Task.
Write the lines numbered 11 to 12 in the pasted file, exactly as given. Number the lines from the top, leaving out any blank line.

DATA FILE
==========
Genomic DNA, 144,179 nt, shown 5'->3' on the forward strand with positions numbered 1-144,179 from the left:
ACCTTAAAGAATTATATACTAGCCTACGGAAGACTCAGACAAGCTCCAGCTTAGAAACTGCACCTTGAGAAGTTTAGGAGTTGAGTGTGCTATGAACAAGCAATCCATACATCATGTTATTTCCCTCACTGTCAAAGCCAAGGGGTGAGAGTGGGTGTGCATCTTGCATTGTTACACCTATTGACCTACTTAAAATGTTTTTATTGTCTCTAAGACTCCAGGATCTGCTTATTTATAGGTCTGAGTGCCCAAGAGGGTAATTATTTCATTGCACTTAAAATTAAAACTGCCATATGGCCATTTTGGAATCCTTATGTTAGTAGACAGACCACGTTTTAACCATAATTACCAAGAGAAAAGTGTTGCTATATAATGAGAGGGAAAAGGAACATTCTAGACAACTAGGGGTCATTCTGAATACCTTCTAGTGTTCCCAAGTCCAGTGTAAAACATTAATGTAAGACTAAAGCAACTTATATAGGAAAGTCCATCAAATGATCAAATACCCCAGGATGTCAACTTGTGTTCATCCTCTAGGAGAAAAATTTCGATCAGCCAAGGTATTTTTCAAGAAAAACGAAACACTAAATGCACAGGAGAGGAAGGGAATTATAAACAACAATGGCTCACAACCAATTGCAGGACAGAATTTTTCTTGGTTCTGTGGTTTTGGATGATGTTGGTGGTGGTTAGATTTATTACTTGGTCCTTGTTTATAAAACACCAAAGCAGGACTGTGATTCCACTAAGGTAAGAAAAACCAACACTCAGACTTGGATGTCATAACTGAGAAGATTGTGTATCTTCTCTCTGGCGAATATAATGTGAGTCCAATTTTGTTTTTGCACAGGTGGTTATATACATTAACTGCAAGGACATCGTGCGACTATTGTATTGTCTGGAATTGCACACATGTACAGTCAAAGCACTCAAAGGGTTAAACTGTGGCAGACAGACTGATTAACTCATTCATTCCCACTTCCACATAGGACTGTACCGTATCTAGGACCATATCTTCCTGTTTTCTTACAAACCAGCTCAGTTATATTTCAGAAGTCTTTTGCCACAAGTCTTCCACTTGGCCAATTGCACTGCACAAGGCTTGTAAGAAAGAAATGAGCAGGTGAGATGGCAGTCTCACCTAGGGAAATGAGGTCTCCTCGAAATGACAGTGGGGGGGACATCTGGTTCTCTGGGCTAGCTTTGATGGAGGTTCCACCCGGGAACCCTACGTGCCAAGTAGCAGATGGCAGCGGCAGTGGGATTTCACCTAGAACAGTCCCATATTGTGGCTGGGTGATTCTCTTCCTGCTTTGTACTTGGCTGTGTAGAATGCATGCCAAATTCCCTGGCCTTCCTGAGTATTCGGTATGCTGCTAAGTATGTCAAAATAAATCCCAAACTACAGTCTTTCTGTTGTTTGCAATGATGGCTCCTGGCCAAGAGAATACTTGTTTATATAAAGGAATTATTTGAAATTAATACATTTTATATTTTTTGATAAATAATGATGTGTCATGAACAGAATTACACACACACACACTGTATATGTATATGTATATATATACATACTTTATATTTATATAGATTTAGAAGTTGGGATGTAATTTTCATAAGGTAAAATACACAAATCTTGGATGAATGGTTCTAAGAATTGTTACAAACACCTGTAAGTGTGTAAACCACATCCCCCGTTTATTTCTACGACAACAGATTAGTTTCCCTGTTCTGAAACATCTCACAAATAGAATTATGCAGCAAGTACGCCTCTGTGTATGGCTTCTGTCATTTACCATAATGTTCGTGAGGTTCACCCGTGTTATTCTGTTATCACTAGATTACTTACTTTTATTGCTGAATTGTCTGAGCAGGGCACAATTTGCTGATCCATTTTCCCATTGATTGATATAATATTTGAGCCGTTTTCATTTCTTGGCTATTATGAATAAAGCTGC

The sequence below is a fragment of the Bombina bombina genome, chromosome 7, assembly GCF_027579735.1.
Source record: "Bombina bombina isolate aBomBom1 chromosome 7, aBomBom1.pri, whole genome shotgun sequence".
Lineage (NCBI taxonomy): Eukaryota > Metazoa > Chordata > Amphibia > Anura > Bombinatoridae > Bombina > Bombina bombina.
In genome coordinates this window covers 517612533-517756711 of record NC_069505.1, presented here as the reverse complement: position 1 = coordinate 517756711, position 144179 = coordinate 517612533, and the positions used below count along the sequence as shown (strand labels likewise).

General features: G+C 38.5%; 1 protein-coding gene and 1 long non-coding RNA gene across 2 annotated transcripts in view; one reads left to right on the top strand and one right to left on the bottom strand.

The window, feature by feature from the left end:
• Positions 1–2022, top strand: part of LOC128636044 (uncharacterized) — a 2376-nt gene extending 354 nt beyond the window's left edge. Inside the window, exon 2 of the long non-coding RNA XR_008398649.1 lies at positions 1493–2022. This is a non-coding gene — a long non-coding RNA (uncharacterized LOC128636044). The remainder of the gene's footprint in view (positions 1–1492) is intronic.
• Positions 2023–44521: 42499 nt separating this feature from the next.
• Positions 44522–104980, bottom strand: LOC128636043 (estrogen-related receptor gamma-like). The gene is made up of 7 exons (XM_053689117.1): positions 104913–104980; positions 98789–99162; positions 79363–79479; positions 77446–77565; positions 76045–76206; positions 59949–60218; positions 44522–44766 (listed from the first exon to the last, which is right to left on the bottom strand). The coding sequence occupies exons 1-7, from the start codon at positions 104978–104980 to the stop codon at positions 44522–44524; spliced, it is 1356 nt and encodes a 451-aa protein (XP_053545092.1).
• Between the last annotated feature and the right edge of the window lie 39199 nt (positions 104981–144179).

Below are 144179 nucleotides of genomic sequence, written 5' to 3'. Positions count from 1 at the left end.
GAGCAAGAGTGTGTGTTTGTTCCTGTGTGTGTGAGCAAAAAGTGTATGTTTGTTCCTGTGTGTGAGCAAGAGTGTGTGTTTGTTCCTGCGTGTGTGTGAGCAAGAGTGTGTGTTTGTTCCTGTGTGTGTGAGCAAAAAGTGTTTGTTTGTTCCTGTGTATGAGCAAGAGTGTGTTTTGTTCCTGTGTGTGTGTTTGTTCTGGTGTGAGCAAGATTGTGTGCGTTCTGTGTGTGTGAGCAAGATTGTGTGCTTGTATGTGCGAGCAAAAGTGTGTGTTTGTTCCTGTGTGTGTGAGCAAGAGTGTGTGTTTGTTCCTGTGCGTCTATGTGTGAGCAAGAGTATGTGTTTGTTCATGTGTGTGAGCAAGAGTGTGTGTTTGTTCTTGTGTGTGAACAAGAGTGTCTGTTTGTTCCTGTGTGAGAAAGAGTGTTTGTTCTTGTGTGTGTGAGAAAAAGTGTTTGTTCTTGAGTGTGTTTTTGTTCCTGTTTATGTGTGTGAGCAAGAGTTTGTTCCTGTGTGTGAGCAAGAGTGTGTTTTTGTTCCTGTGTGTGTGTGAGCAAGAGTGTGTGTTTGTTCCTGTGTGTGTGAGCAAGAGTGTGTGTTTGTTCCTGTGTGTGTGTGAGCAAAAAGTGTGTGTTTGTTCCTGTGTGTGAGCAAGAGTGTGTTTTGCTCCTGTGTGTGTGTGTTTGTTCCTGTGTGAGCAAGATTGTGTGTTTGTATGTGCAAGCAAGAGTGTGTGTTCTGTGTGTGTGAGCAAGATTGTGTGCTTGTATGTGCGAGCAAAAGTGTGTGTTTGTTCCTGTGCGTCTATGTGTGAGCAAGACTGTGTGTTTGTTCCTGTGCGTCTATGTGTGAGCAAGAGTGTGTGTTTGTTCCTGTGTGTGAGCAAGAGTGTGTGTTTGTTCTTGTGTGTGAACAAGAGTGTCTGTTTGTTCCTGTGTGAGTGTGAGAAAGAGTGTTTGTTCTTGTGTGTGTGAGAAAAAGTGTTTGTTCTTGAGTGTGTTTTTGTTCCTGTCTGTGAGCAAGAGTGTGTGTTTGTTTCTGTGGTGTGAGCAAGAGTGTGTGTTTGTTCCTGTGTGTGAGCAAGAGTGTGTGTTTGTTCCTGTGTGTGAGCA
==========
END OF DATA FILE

• Positions 44522–104980, bottom strand: LOC128636043 (estrogen-related receptor gamma-like). The gene is made up of 7 exons (XM_053689117.1): positions 104913–104980; positions 98789–99162; positions 79363–79479; positions 77446–77565; positions 76045–76206; positions 59949–60218; positions 44522–44766 (listed from the first exon to the last, which is right to left on the bottom strand). The coding sequence occupies exons 1-7, from the start codon at positions 104978–104980 to the stop codon at positions 44522–44524; spliced, it is 1356 nt and encodes a 451-aa protein (XP_053545092.1).
• Between the last annotated feature and the right edge of the window lie 39199 nt (positions 104981–144179).